The Heritage Foundation

Backgrounder Update #137

August 3, 1990

August 3, 1990 | Backgrounder Update on

What Deficit Crisis? Congress Continues Its Pork- Laden Spending Spree

(Archived document, may contain errors)

8/3/90 137

VVHAT DEFICff CRISIS? CONGRESS CONTINUES ITS PORK-LADEN SPENDING SPREE

(Updaftg BwAgmm&r No.780, "While Talking About A Deficit Crisis, Congress Proposes Billions in New Spending," July 25,1990.) How is Congress responding to George Bush's broken no-new-tax pledge? With visions of new revenues dancing in its head, Congress has gone on a spending spree that will push the federal budget and the tax burden on the American people to record highs. While many in Congress thus publicly wring their hands and gnash their teeth about what they call the deficit crisis, what they really seem to care about is only more spending. Examples: On July 18, the House of Repre- sentatives passed a $50.34 billion Rural Development/Agriculture appropriations bill, which is $5.18 billion or 11.46 percent higher than the 1990 amount. On July 19 the House approved a $170.44 billion'Labor/Health and Human Services up iLopriations bill, which increases spending by $1731 billion or 113 percent over last year's level. With only eight of the thirteen iations bills passed so far, the House already has spent $403.09 billion, or $41 billion over 1990 levels, an increase of 11.4 percent.71iis is $68 billion over 1989 levels, an increase of 20 percent.

Table I Appropriations Bills ($billions for Fiscal Year)

. .. .. ... ... ...... .

A. ..... M KX -1.20 -2930 -1020 1-0 14.85 11.70 11.10 10.50

. ............... . .......... '. " 17.83 18.43 20.20 20.77 +2.40 +16.52 +12.70 OW 14.29 15.52 15.52 15.78 +030 +10.46 +1.69 .Mr- Mal., 5939 71.28 78.78 83.57 +1230 +40.72 +17.25

R 1 25.67 28.17 26.73 30.94 +2.70 +20.54 +9.50 X 16. 18.45 20.71 20.72 +2.27 +29.34 +1230 -@M 02 ,M RfiffLill 140.37 153.13 16623 170.44 +17.31 +21.42 +11-30 46.61 45.17 50.43 5035 +5.18 +8.00 +11.46 335M 1 361.85 1_390-00 1 403.09 _1 +41.24, +20.00, +11.40 7 9 0

0 '3] 30 0 .46 .40

If the House continues at this record pace in the remaining five appropriations bills and if both the Senate and President approve, spending will rise by nearly $75 billion over similar fiscal year 1990 levels. This dramatic increase is of particular concern because the 13 appropriations bills rep- resent only about 60 percent of all federal spending. When combined with the automatic increases in unappropriated entitlement programs such as Social Security as well as interest on the national debt, which comprise the remaining 40 percent of the budget, fiscal 1991 spending could top last year's levels by nearly $110. George Bush is partly to blame for this spending spree. He ignited it by bowing to pressure from Budget Director Richard Darman and Treasury Secretary Nicholas Brady to agree to a budget sum- mit with Congressional leaders in which all issues, including taxes, were on the table. And taking the cue from Darman and Brady again, Bush threw open the floodgates on June 26 when he an- nounced that it was clear to him that "tax revenue increases" would be needed to bring the deficit in line. Smelling blood in the water, the liberal-dominated House of Representatives went on a feeding frenzy. It rejected proposals by some House members to reduce the rate of spending in- creases on the Agriculture appropriations bill and the Labor/HHS appropriations bill. It defeated eleven such amendments by wide margins. Six amendments that would have slowed spending across the board were offered by Republican representatives William Dannemeyer, from California, and Bill Frenzel, from Minnesota, in addition to Timothy Penny, the Minnesota Democrat. Ile House even rejected the symbolic amendment by Robert S. Walker, the Pennsylvania Republican; it would have trimmed the overall level of spending in the Agriculture bill by just $19.90 - a piddling 0.0000000002 percent.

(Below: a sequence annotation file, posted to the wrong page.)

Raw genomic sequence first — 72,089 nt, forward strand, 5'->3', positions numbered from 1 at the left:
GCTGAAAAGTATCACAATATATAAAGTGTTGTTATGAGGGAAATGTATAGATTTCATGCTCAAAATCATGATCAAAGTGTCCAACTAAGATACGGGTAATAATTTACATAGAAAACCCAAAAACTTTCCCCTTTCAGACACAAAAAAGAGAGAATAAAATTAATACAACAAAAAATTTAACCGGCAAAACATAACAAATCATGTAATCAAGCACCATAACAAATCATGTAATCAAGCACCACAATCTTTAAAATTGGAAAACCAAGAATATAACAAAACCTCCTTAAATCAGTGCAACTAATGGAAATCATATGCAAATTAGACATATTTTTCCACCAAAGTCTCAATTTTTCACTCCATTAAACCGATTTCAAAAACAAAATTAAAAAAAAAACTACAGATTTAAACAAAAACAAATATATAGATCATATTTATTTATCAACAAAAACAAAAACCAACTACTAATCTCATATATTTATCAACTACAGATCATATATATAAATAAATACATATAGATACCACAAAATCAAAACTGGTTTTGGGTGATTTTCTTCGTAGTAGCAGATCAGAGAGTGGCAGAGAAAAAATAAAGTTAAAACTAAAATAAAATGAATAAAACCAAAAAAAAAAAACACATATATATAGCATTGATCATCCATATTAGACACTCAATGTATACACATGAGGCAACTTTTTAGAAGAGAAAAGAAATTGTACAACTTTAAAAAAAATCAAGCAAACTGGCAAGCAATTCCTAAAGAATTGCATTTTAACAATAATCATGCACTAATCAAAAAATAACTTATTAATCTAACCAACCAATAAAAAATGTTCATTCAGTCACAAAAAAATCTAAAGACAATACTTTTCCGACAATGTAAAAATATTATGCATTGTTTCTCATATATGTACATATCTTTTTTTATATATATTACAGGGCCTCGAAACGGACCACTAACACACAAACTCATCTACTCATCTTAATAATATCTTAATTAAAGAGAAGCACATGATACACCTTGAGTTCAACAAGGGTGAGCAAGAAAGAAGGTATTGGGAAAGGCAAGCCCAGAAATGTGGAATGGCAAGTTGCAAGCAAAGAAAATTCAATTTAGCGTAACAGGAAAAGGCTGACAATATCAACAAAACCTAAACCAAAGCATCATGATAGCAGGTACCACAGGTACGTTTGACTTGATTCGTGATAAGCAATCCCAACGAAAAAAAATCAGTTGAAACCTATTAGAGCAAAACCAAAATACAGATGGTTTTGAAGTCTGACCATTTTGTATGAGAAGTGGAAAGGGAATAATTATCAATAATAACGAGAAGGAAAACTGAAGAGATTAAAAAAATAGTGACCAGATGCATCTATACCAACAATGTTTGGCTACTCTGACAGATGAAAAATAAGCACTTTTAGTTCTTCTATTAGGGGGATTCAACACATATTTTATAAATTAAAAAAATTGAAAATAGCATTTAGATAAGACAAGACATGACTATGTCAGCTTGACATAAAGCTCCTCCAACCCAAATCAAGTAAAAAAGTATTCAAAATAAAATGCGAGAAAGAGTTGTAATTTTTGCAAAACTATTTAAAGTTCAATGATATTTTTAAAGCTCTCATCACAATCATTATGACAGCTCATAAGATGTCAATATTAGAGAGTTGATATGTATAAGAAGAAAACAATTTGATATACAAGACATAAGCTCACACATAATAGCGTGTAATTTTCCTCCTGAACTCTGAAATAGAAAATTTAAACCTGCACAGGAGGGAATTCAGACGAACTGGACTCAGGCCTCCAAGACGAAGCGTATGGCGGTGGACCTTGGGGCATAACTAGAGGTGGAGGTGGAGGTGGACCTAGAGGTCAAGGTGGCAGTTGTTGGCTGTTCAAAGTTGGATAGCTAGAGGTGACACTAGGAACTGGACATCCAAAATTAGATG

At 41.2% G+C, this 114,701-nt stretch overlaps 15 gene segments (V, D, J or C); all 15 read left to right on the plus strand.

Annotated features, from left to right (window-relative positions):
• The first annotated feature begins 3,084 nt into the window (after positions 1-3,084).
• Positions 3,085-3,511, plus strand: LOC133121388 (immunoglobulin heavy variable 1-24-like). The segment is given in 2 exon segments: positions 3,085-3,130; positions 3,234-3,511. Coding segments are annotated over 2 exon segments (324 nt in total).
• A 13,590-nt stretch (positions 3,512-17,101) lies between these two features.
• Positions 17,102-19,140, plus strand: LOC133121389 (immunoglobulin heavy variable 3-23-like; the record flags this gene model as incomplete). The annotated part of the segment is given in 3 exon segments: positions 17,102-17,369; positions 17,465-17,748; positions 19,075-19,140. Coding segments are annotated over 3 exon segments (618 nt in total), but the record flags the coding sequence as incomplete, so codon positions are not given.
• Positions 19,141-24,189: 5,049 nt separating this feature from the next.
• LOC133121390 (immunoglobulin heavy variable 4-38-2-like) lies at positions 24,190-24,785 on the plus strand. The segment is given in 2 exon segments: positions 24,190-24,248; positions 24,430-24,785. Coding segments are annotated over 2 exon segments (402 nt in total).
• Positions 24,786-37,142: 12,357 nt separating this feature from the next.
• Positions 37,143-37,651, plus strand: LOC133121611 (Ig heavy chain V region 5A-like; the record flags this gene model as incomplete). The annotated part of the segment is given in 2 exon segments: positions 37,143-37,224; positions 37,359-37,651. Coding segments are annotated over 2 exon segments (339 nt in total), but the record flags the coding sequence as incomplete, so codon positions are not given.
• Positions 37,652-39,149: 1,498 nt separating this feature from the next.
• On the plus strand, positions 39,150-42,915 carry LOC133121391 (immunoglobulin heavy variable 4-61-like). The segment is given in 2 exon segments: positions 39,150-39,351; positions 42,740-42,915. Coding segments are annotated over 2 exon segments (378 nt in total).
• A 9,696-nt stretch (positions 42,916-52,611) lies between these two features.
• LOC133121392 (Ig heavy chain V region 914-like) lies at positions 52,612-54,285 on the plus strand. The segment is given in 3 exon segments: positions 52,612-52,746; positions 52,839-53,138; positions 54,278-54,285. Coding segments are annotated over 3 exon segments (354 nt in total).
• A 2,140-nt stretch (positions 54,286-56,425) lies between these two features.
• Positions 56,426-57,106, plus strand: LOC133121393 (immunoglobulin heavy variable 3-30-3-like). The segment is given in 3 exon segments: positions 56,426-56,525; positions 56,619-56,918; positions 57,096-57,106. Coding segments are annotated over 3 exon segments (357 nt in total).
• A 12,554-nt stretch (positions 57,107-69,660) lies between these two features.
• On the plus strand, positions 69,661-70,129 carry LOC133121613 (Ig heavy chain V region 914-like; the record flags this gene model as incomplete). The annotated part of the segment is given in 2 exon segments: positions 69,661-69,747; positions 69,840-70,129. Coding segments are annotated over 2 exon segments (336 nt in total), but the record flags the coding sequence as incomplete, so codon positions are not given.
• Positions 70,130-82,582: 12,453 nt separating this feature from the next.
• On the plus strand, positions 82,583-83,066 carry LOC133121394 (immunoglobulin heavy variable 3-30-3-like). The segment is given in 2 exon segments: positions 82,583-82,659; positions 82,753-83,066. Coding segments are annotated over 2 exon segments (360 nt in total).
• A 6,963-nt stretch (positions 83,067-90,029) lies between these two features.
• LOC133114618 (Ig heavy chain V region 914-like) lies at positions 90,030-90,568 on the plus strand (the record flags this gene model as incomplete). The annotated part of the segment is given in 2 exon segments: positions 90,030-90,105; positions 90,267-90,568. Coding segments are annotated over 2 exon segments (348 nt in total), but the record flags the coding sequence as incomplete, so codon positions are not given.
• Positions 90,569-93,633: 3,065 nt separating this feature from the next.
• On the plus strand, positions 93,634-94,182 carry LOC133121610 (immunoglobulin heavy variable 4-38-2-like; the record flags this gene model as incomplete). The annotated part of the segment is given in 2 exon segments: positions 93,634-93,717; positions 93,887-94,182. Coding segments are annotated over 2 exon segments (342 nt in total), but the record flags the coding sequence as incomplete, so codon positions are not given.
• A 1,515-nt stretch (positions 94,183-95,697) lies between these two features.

Table 2 ($ bil ions for Fiscal Year) .. ... ........ .... ... .... ... ........... ... .. .. ................... . .......... .. .................................. ........... 199 ........... ... ........ .. ............ V ................ .......... .. ....... ..... ......... e .. .... . ............... .. ''Aphe . ... .. .. .............. ........... ........... ........ ............... ......... .............. .... .. ...... .................. ........ ..... .. ......... ..... .......... ... ........ .. .. ..... .................... . ............... ...... 1.--.-.1.-.-.-..1.-.%@ . ...... pyroys .. . . .. ............ .... ......... .... .. .................. ............. . ............. ........ ................ ...................... . .... . VID ..................................... ................................ 45.17 46.01 46.65 47.95 49.39 50.35 L'.." Wflft ...... 153.13 N/A 163.74 N/A 169.90 170.44 1. There were two amendments offered by Representative Penny to the Agriculture Bill. The first was an across-the-board 9.5 percent cut on the proposed 1991 appropriations, which was actually an amendment to Frenzel's 7.7 percent cut. This amendment contained an exemption to the cut, the Women and Infant Children program, which was not cut at all. 2. The Frenzel amendments were an across-the-board 7.7 percent cut on the Agriculture bill, and an across-the-board 15.2 percent cut on proposed HHS spending bill. This cut on the HHS bill amounts to only a little over 3 percent of the total bill when the unauthorized funds are added in. 3. The Dannemeyer amendment to the Agriculture bill was an across-the-board cut of 5 percent, but again, this percentage only would have an effect on discretionary spending. The percentage of the total bill was much less. 4. The second Penny amendment to the Agriculture bill was an across-the-board 2 percent cut. The Penny amendment to the HHS bill was also a 2 percent across-the-board cut, but it excluded certain programs such as Chapter 1 Compensatory Education, Education for the Handicapped, and Higher Education.